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NAFTA architect articulates the global story at the core of the Brexit vote

Nicole Sinclair
Markets Correspondent

Thursday’s referendum on whether Britain will leave the European Union (EU), known as “Brexit,” has added to market volatility over the past month. Even as chances of a Brexit have decreased, political leaders, central bankers and billionaire investors like George Soros have reiterated their stance that a “leave” vote would cause severe market disruption.

While the discussions over the Brexit vote have focused on the UK and the EU, the core of the matter reflects a global theme that has been subject to intensifying rhetoric.

Former White House Chief of Staff to Bill Clinton Mack McLarty said the popularity of the “leave” camp in the UK fits in with a broader aversion to globalization across the world. McLarty—who served as a top advisor to Bill Clinton, George H.W. Bush, and Jimmy Carter—said global economic uncertainty has exacerbated fears and calls for more protectionism.

“These feelings about insecurity and the future and change are not just limited to the United States,” he said. “They are a global phenomenon. I think it’s incumbent on our leaders, both in the government and in the private sector, to really address those needs, concerns and anxieties.”

McLarty, who said he sees Thursday’s Brexit vote coming in very close, emphasized an important demographic divide among the voters.

“It’s interesting that younger people are largely supportive of the UK staying in the EU where older people are leaning the other way. Those that were rebels when the Beatles were popular are continued rebels,” he said, adding that younger people surprisingly have not embraced the “leave” movement in the same way.

Immigration fears

McLarty observed that similar themes have dominated the US presidential campaign platforms from both Hillary Clinton and Donald Trump.

“I really believe when people feel uncertain and anxious about their future, then that’s when people are understandably more reluctant to change,” he said. “And that goes right into globalization, technology and immigration issues.”

McLarty added, though, that Trump’s rhetoric and his proposal to construct a wall between the US and Mexico, which has gotten much support among his base, are dangerous.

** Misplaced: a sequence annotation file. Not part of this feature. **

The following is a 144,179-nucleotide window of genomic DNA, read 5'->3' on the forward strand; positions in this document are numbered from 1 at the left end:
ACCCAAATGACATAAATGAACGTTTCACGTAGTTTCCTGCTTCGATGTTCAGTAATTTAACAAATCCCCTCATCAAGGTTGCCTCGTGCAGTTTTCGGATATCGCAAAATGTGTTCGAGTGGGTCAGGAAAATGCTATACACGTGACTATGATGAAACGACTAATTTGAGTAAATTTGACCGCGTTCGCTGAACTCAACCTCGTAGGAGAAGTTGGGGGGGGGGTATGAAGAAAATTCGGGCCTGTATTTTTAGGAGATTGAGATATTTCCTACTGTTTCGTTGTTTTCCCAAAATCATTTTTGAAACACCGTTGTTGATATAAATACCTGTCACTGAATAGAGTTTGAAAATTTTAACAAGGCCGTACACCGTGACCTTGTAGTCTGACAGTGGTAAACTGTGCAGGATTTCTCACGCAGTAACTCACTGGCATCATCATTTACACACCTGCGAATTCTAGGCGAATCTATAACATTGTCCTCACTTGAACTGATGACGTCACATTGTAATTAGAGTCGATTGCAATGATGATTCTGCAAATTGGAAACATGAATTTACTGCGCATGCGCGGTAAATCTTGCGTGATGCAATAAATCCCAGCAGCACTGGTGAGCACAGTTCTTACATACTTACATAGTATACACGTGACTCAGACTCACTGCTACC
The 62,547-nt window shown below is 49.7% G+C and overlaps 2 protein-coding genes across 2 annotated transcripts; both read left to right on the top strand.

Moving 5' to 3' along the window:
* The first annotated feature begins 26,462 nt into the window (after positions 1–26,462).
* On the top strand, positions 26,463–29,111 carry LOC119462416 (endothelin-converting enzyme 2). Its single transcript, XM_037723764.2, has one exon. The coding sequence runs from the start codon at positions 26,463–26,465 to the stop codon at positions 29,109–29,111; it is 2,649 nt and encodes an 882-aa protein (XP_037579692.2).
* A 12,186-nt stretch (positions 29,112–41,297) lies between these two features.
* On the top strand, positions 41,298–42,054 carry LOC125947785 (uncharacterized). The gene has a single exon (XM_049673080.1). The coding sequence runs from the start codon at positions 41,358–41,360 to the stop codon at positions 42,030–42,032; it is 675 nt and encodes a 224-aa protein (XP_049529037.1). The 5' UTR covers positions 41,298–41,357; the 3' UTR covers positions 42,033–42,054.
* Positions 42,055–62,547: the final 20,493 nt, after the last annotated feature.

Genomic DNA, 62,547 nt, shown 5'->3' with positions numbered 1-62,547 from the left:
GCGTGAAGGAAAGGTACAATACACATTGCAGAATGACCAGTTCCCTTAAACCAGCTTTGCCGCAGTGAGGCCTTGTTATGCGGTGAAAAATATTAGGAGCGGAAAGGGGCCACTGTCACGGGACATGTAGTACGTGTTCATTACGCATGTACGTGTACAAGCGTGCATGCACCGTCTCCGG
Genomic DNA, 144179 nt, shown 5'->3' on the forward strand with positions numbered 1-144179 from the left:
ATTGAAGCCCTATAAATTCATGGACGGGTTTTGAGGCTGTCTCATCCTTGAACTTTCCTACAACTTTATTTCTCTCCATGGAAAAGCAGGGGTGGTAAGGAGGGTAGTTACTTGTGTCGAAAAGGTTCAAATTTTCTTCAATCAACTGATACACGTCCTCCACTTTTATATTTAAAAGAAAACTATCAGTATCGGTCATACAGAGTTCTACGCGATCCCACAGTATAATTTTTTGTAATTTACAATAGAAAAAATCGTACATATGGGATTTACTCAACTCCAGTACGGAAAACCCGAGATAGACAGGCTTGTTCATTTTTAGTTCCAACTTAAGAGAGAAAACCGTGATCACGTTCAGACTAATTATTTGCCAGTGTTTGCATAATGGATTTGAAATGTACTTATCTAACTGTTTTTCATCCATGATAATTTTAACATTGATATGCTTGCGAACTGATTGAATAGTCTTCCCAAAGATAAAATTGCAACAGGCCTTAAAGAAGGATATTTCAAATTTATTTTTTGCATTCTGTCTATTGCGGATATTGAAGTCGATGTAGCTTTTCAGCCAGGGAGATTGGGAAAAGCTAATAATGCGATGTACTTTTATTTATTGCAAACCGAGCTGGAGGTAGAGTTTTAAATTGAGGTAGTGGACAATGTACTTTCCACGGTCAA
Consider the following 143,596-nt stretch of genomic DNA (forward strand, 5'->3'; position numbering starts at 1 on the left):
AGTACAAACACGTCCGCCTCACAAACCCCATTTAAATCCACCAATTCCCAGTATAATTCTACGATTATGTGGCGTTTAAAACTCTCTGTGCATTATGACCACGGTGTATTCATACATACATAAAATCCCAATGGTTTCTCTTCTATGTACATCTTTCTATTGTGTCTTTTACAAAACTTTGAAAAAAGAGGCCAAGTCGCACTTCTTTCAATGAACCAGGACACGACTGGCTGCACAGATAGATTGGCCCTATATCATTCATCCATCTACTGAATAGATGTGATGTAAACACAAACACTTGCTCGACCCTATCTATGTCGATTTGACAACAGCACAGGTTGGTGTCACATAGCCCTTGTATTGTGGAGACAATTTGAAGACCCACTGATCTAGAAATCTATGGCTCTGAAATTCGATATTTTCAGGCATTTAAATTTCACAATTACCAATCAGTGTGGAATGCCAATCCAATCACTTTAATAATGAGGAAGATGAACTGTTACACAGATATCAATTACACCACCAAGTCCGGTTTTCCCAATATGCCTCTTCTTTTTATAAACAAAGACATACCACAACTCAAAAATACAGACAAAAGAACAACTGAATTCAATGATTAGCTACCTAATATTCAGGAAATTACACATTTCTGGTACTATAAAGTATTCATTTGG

“You have to a secure border and you have to support legal immigration,” he said. “But having said that, I’m of a total different belief than Mr. Trump. I think we are a nation of immigrants - that’s what built this country. That’s what’s made us great. And I think it lends to our innovative, entrepreneurial spirit which is the lifeblood of our economy. So to be a champion or advocate for legal immigration and all of the benefits it brings to our country I think is the right position to be. So I sharply, strongly disagree with Mr. Trump’s anti-immigrant rhetoric.”

The trade deal question

When it comes to trade deals—including the Trans-Pacific Partnership (TPP) which President Obama has made a top priority—dysfunction in DC has allowed people to become disillusioned and anxious, according to McLarty.

McLarty, who was one of the chief architects of the North American Free Trade Agreement (NAFTA) in 1994, said that trade deals have largely benefitted the US.

“By any measure, NAFTA has created jobs and good-paying jobs,” he said. “It’s been good for Mexico as well...A stable neighbor on our southern border is very important to our country.”

Meanwhile, Trump’s statement that other countries “beat us all the time” has mounted support from those that oppose free trade.

“It’s much easier to identify the concerns about trade,” McLarty said. “I think he has tapped into feelings...Clearly he is reflecting some of the mood of the country. We must do a better job explaining the realities of trade, the advantages of trade, and we must do better in supporting those affected--not just by trade--but by changing global economy and technology.”

In the end, McLarty believes free trade deals are key.

The US is not losing

“We just simply live in a more interconnected world, so trade is a reality,” he said. “We really need to really work hard to understand how to make it work for us and not against us.”

Above all else, McLarty said that the rhetoric that the US is “losing” is wrong.

“The United States is a leader on the world stage,” he said. “Our engagement in the world is essential to maintain that leadership… not just for our country and our citizens but also for the stability and peace and prosperity of the world.”

He added, “The real challenge for both candidates is to put forward a vision for the country: how they want to lead the country in these times of change; how they can bring the country together and work together and get things done.”